Ladies' lingerie in a large department store, next to the elevator. I'm buying a bra. Beside me stands a very old gentleman leaning on a wheeled walker. He is soft-faced, white-haired and drooping, like a tired bell flower. He's paying for something, I think his store account. He has cash in his wallet, which he lays out slowly and carefully, note by note. The salesperson says she won't keep me waiting long. I laugh and say ‘No problem, I was in a sort of daze. I have to do battle with my health insurer next, so I don't mind waiting'.

I'm much taller than the old man, and covertly glance down at his profile, his fine pink skin flecked with age and sunspots, the vulnerability of his shiny scalp through baby-fluff hair. His voice is clear and well-modulated, with a dry, humorous edge. I think I would like to sit down with this man and talk about things we remember, things we enjoy, things which make us happy, things which make us weep. The old man thanks the cashier, turns before he leaves to bid me good-day, and good luck with the health insurer. I say goodbye and think of age, and death, and loss, and pain, and sorrow.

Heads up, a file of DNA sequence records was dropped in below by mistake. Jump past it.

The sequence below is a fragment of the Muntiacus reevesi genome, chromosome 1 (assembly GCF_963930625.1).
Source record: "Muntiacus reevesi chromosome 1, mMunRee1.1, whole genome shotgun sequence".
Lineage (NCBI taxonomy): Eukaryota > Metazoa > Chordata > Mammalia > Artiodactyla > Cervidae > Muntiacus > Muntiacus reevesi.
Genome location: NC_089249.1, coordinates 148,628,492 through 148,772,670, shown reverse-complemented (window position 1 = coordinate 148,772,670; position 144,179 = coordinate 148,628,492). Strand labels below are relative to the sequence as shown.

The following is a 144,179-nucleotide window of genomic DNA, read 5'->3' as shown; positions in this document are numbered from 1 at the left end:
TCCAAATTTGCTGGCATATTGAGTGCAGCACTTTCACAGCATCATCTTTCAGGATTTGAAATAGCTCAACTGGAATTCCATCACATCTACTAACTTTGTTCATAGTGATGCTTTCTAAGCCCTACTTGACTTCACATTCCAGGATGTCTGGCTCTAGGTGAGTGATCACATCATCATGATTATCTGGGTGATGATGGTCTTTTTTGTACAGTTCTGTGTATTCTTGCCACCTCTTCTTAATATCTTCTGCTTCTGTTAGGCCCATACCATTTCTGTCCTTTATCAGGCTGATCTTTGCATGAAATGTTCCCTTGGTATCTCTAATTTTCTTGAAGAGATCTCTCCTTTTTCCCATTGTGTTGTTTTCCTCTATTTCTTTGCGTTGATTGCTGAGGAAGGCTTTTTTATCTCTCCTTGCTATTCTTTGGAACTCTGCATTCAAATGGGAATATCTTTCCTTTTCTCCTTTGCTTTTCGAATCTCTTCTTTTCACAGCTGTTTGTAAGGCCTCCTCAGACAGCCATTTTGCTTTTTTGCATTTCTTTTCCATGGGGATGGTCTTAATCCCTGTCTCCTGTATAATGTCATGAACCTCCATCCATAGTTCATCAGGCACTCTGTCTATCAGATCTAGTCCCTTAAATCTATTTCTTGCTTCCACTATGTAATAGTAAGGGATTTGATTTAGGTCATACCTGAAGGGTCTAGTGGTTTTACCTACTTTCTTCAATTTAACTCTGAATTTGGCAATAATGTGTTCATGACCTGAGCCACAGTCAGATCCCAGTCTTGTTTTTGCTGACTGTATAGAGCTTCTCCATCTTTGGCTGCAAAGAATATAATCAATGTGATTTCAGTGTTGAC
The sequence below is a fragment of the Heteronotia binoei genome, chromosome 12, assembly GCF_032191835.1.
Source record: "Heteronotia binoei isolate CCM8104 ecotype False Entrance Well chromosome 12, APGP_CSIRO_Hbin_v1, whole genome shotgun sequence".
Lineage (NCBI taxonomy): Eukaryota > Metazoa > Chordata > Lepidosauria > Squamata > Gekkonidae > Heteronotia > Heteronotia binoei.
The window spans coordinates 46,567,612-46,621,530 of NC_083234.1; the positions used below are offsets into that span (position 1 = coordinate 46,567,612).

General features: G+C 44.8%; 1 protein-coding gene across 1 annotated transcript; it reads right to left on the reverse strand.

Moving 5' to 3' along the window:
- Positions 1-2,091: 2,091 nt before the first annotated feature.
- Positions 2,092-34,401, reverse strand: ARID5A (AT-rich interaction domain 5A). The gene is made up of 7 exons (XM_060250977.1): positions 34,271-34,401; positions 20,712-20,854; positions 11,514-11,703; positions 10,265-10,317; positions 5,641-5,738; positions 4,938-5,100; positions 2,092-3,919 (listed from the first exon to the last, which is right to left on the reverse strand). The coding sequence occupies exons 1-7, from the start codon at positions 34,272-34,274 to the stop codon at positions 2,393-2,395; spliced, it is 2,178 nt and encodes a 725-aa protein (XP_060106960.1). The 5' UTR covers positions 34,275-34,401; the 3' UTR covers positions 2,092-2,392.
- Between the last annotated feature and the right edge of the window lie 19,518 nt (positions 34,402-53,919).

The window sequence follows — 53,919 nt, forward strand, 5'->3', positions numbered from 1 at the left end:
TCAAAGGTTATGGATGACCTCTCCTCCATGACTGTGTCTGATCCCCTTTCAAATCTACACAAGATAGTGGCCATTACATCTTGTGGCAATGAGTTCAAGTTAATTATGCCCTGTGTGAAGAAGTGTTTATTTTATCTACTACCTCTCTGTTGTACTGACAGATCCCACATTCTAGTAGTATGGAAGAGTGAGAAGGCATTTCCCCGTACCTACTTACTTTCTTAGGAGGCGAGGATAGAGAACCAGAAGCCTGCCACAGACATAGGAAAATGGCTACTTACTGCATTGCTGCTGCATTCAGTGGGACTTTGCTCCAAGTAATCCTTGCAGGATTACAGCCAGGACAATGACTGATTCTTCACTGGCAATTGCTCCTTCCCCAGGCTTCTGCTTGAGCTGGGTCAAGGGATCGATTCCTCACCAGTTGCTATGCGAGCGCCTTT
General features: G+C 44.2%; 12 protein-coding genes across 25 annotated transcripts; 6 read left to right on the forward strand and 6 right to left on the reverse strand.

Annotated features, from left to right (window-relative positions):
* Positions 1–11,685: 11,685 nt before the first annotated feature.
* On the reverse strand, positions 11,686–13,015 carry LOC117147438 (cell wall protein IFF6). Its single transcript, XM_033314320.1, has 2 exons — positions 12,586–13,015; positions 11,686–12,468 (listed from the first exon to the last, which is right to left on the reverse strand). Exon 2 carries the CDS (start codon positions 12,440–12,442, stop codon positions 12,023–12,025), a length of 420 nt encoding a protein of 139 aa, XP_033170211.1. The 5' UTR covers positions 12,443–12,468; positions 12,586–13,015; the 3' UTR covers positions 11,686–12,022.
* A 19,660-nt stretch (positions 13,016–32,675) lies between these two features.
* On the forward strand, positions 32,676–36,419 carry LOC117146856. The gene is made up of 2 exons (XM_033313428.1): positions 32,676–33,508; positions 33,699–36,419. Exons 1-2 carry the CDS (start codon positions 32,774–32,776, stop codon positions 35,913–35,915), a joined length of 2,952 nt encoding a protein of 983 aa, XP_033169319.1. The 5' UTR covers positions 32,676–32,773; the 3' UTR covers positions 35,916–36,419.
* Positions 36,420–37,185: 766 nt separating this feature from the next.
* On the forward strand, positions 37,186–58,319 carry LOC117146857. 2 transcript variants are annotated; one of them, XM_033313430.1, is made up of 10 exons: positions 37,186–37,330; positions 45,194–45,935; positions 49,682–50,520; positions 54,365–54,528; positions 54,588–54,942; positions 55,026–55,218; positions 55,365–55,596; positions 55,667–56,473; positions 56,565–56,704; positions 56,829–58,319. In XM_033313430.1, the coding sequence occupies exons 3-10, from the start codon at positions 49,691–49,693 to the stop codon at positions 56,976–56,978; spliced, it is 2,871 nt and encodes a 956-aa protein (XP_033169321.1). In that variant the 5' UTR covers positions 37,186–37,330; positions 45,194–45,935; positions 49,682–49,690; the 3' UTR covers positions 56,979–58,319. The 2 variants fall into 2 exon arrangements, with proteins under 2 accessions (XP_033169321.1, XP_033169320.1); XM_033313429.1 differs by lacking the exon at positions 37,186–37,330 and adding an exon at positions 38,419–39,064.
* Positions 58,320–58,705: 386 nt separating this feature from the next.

wishing again
i could conjure up
all the loved faces
a news report listing
the ages of the dead